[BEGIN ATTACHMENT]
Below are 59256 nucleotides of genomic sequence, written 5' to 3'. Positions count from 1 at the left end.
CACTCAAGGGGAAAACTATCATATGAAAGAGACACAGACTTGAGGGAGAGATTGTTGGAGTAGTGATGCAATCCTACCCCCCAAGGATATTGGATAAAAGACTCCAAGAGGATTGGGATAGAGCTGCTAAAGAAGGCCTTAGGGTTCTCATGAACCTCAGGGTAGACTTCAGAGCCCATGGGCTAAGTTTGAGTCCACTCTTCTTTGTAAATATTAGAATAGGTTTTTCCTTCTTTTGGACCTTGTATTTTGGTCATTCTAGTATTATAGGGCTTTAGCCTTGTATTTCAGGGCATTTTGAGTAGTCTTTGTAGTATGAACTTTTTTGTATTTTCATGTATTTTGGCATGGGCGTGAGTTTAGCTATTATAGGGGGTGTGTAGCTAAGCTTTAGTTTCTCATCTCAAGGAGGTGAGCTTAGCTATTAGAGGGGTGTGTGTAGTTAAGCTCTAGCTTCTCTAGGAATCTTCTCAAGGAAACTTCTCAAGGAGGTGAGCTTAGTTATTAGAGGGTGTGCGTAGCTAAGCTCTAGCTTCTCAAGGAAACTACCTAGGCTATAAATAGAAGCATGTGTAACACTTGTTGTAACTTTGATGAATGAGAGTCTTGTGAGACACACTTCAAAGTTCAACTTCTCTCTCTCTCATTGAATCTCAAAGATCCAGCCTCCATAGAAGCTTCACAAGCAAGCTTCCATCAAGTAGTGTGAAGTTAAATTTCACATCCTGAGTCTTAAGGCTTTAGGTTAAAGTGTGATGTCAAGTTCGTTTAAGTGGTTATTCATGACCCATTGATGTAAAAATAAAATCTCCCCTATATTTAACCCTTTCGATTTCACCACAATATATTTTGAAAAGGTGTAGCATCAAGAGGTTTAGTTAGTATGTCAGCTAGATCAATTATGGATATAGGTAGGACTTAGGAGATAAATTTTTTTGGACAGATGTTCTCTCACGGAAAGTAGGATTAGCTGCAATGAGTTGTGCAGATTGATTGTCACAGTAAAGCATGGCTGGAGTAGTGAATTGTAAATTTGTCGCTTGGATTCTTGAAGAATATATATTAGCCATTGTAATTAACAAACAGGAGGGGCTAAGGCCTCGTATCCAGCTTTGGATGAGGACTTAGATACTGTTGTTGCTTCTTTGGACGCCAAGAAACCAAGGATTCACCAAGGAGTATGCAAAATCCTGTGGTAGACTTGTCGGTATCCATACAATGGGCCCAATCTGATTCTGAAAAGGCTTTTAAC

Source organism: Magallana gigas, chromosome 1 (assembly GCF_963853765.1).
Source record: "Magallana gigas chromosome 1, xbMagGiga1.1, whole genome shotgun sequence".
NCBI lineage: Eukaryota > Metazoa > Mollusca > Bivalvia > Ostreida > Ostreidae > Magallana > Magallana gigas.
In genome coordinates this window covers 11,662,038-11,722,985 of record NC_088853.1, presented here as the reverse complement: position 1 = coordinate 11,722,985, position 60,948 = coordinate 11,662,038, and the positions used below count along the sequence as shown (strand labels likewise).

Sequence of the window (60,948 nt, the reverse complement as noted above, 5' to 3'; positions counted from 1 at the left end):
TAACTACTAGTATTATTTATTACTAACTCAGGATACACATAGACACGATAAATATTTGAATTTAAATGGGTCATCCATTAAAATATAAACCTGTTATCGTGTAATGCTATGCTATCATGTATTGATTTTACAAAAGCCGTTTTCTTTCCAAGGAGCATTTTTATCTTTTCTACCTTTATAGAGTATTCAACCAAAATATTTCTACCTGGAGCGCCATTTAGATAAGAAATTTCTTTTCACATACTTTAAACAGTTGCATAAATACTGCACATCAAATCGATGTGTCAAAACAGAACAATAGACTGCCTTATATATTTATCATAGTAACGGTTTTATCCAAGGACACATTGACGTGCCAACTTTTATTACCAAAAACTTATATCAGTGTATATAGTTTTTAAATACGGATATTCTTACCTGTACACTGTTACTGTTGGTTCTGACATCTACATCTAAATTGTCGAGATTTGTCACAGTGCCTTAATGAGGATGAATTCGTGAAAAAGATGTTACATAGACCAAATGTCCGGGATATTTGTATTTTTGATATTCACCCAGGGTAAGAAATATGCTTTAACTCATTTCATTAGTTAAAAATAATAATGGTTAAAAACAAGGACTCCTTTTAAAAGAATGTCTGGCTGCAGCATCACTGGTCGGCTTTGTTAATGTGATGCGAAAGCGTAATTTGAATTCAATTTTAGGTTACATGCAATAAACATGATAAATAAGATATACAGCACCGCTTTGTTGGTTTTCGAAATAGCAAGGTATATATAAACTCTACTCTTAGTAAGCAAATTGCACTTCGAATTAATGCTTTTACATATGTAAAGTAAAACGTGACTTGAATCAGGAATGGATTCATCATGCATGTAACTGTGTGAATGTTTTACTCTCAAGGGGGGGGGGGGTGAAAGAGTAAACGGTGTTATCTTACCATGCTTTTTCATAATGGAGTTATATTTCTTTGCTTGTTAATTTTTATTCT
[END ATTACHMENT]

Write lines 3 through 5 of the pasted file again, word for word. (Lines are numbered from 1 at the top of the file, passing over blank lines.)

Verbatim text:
Source organism: Magallana gigas, chromosome 1 (assembly GCF_963853765.1).
Source record: "Magallana gigas chromosome 1, xbMagGiga1.1, whole genome shotgun sequence".
NCBI lineage: Eukaryota > Metazoa > Mollusca > Bivalvia > Ostreida > Ostreidae > Magallana > Magallana gigas.